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Writing music for specific orchestras/ensembles

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Note: This is a hypothetical situation:

Say I was writing an orchestral piece, and I was planning to give it to my local orchestra. I know that the 1st clarinettist is brilliant, so I write an extended solo which I maybe wouldn't have done otherwise.


What do you think about writing music for a specific orchestra, who will hopefully be able to play it well? When doing it, do you think about the players themselves and their standard? Or do you just compose for orchestra/ensemble without having anyone in mind?

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There is a time-honoured tradition of this, especially in the days of court orchestras. 

Haydn, for example, had an orchestra of virtuosi at his disposal for Prince Esterházy's entertainment, and he often made special use of individual players' strengths, especially earlier in his career.  When writing specifically for his patron the Prince, who played a bizarre, now-extinct instrument called the baryton, he was careful to give the Prince interesting things to play while staying within his limited technical abilities.  When he went to London, he was also well aware of the fine orchestra he was going to be writing for, and his final 12 symphonies show it.

When writing for a specific ensemble, I almost always take into consideration what I know to be their strengths, and almost more importantly, their weaknesses.  For example, when writing my Missa Brevis 4 vocibus (posted here), the commissioner advised me that his soprano section wasn't really capable of singing above F at the top of the treble staff, hence I only once wrote a G for them (having no other choice in that spot), but otherwise kept the range of the soprano part capped at F.  Though it was limiting, had I not done so, it would have caused problems for the very people who were paying me for the composition.  However, he had a stellar tenor section, including himself (and I knew his fine voice well), so I several times took the tenors up to A above the staff, and they performed admirably.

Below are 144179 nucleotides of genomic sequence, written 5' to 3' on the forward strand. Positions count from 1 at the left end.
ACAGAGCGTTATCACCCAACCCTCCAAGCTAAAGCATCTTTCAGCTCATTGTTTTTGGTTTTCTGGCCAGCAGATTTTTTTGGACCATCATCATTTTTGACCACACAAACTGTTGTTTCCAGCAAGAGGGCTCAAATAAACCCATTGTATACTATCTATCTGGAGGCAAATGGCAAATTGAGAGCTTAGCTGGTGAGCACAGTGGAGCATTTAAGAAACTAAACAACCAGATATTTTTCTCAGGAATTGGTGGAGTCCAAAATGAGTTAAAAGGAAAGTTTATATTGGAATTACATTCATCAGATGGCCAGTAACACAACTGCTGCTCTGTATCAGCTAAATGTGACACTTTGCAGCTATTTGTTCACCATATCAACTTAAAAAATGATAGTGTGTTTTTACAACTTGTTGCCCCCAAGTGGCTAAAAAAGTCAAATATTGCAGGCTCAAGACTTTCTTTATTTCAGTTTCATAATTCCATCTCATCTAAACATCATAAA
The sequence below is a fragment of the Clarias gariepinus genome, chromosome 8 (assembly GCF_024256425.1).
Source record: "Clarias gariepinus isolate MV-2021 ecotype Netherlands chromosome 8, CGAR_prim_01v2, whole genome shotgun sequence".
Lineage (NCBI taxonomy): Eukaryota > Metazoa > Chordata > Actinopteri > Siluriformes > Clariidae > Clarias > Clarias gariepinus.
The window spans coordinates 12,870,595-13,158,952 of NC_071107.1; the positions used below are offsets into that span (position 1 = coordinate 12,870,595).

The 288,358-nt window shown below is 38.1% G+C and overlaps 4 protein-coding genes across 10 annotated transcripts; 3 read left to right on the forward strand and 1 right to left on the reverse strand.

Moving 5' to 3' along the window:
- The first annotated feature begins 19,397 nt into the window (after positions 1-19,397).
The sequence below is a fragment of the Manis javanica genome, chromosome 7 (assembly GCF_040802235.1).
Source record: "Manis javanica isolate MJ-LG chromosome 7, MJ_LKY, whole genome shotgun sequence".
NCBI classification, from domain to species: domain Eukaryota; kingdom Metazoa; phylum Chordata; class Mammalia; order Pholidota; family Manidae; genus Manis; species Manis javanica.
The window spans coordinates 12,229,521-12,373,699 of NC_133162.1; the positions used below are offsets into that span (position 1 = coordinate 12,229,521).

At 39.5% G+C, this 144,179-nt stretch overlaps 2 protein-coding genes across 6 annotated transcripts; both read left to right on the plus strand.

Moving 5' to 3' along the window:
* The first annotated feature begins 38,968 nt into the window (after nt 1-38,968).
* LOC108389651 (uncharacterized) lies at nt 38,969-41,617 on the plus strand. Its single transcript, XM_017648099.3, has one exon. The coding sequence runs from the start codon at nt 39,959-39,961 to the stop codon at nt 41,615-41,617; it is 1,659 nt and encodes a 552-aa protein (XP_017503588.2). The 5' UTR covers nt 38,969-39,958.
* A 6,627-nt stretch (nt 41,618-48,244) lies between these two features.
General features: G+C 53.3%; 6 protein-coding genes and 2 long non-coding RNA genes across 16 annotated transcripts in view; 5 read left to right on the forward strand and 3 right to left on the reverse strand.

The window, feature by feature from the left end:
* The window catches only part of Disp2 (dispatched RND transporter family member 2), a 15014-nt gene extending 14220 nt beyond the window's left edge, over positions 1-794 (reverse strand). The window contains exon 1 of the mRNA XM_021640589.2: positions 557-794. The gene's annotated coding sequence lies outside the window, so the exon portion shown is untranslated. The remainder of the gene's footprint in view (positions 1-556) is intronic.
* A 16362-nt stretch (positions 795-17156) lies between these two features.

When not writing with a specific ensemble in mind, I'm freer with my expression, though I still usually take into consideration the technical abilities of the typical professional musician, unless I am writing something like a concerto, in which case the solo part is written with virtuosi in mind and is considerably more difficult.       

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This is an interesting scenario. I've done both things (written for specific people, and written stuff without anyone in mind,) and I think that the most important thing is that if you're writing for specific people, they should know and you should tell them what you're doing to some degree. You should be very familiar with what repertoire they can play well and what's their overall technical level.


I've had mostly good experiences with this as people I've written things for trust me enough to let me do whatever I want, and it's worked out pretty well. However, you can't count on that being the case and it could as well be that they can put restrictions on what they want you to write, etc etc. If it's an outright paid commission, then sure it doesn't matter that much that you cater to their wishes since a job's a job, but in my experience I've always done things in a way where I have the freedom I need to do my thing first and foremost. However, I understand that may not be always possible or reasonable.


The best way to go about it, in my opinion, is to write for no specific person and write what you actually just want to hear. Then, after you've written the piece, see if there are any comments on possible changes or interpretations that you may be willing to compromise on. I think this gives off the best impression of you as composer since you are sure of your work but at the same time you are open for suggestions, just remember that you are the boss in the end, with all the responsibility that entails.

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